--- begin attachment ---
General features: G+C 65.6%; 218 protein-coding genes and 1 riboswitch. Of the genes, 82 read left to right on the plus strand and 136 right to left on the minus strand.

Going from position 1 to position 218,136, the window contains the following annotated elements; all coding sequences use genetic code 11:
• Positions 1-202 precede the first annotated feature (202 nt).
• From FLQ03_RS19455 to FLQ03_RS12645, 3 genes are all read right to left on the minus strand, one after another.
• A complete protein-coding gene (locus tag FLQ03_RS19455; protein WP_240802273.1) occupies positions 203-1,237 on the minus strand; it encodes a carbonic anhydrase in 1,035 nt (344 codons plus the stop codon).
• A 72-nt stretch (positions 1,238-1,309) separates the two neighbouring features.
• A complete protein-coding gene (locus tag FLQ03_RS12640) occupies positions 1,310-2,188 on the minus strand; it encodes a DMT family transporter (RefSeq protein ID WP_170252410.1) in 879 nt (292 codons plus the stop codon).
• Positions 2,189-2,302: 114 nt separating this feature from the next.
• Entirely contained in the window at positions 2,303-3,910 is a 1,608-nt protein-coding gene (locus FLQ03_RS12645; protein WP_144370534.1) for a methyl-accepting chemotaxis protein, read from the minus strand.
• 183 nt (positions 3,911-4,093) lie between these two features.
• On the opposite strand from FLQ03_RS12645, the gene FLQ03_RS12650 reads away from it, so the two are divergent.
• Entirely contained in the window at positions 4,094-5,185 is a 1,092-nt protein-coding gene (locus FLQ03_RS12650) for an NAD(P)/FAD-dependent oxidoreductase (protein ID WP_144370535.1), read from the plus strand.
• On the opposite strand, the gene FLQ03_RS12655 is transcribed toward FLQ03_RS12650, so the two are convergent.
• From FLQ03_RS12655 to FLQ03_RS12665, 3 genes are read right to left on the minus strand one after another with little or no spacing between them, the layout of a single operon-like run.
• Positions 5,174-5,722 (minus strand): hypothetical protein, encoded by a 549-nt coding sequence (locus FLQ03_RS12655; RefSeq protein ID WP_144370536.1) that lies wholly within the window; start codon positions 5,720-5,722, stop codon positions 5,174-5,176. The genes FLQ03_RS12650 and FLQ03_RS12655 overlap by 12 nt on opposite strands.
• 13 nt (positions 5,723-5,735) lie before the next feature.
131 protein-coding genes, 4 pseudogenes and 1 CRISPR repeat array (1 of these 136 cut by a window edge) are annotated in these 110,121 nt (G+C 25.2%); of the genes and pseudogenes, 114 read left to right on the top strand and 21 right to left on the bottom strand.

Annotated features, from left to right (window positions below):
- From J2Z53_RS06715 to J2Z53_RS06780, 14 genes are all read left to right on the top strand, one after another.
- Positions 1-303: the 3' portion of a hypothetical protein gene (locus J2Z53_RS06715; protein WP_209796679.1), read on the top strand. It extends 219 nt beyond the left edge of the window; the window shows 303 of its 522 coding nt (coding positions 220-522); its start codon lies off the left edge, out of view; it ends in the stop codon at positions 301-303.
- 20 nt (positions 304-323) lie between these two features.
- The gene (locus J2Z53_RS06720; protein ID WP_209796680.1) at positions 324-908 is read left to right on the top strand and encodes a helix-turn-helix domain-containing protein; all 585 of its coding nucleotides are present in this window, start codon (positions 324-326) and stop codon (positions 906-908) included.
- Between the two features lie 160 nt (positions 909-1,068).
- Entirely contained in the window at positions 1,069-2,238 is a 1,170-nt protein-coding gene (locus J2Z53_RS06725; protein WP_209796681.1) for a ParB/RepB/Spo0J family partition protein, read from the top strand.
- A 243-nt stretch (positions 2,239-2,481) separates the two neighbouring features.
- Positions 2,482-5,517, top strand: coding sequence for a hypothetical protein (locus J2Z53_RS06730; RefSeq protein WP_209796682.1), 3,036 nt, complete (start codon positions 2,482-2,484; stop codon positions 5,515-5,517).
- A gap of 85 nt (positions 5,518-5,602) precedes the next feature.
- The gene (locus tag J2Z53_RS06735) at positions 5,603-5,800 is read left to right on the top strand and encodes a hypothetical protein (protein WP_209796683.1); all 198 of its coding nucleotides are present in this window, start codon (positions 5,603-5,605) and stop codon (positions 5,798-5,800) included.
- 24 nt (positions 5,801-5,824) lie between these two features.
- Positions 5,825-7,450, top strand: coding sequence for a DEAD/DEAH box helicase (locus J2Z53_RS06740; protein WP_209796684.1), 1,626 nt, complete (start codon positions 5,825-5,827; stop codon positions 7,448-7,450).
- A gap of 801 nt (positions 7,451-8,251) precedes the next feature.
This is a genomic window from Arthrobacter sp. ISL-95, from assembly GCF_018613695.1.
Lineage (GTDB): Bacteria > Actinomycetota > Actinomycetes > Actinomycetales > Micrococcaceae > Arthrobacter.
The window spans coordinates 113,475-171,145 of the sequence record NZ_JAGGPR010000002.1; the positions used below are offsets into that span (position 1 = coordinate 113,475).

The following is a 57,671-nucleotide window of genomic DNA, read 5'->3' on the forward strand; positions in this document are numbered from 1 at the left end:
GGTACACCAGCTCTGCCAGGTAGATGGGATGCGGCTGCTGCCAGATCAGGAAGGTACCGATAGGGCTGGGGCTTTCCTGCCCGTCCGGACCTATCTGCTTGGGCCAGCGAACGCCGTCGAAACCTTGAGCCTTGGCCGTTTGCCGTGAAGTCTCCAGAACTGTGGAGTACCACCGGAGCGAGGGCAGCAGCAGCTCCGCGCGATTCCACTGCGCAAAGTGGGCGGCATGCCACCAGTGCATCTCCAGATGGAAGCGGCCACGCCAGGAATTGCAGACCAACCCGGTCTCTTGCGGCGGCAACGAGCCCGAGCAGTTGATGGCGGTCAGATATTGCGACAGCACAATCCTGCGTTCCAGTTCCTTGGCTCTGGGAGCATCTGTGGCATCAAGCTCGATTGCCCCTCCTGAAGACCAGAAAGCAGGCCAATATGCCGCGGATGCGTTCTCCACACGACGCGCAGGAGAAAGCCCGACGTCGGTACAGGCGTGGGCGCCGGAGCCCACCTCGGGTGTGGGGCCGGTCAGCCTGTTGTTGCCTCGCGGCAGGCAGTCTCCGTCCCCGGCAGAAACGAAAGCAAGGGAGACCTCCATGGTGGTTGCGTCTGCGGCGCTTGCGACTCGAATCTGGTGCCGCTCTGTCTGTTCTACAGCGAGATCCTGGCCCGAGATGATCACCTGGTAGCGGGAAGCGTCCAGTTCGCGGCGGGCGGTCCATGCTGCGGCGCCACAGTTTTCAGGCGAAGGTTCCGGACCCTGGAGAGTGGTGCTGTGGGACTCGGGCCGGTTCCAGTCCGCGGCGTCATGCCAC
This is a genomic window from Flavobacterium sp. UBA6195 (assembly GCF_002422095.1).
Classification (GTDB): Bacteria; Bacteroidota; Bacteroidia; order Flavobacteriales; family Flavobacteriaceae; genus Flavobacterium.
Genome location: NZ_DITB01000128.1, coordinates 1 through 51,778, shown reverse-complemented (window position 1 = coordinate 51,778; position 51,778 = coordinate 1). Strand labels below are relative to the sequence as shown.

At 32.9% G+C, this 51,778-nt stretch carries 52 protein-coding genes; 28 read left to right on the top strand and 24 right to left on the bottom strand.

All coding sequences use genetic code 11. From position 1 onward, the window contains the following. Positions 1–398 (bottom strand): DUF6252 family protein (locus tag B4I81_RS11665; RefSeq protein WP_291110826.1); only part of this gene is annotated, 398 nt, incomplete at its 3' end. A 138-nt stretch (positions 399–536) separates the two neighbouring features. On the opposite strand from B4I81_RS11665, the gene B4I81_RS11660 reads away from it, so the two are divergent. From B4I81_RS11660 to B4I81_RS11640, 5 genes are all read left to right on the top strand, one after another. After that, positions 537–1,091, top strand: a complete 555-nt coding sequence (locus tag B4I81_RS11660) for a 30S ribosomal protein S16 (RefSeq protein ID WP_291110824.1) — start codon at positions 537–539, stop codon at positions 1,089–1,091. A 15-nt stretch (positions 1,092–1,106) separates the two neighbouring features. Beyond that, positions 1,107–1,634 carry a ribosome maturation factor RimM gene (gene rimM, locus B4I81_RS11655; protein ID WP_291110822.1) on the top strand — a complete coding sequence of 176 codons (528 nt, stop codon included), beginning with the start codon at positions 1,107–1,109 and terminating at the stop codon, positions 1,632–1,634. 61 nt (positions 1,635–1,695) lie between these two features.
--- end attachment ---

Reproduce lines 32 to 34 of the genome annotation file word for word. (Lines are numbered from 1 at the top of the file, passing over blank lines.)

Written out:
This is a genomic window from Arthrobacter sp. ISL-95, from assembly GCF_018613695.1.
Lineage (GTDB): Bacteria > Actinomycetota > Actinomycetes > Actinomycetales > Micrococcaceae > Arthrobacter.
The window spans coordinates 113,475-171,145 of the sequence record NZ_JAGGPR010000002.1; the positions used below are offsets into that span (position 1 = coordinate 113,475).